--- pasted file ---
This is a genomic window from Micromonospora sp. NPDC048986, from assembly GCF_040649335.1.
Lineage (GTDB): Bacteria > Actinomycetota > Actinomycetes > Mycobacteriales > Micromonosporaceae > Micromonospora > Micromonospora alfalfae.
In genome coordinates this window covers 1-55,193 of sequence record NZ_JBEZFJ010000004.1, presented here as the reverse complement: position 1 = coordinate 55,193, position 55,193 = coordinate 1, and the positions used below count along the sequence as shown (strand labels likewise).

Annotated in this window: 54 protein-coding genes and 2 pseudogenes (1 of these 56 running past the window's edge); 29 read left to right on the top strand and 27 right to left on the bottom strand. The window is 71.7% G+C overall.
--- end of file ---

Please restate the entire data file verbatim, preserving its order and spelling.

This is a genomic window from Micromonospora sp. NPDC048986, from assembly GCF_040649335.1.
Lineage (GTDB): Bacteria > Actinomycetota > Actinomycetes > Mycobacteriales > Micromonosporaceae > Micromonospora > Micromonospora alfalfae.
In genome coordinates this window covers 1-55,193 of sequence record NZ_JBEZFJ010000004.1, presented here as the reverse complement: position 1 = coordinate 55,193, position 55,193 = coordinate 1, and the positions used below count along the sequence as shown (strand labels likewise).

Annotated in this window: 54 protein-coding genes and 2 pseudogenes (1 of these 56 running past the window's edge); 29 read left to right on the top strand and 27 right to left on the bottom strand. The window is 71.7% G+C overall.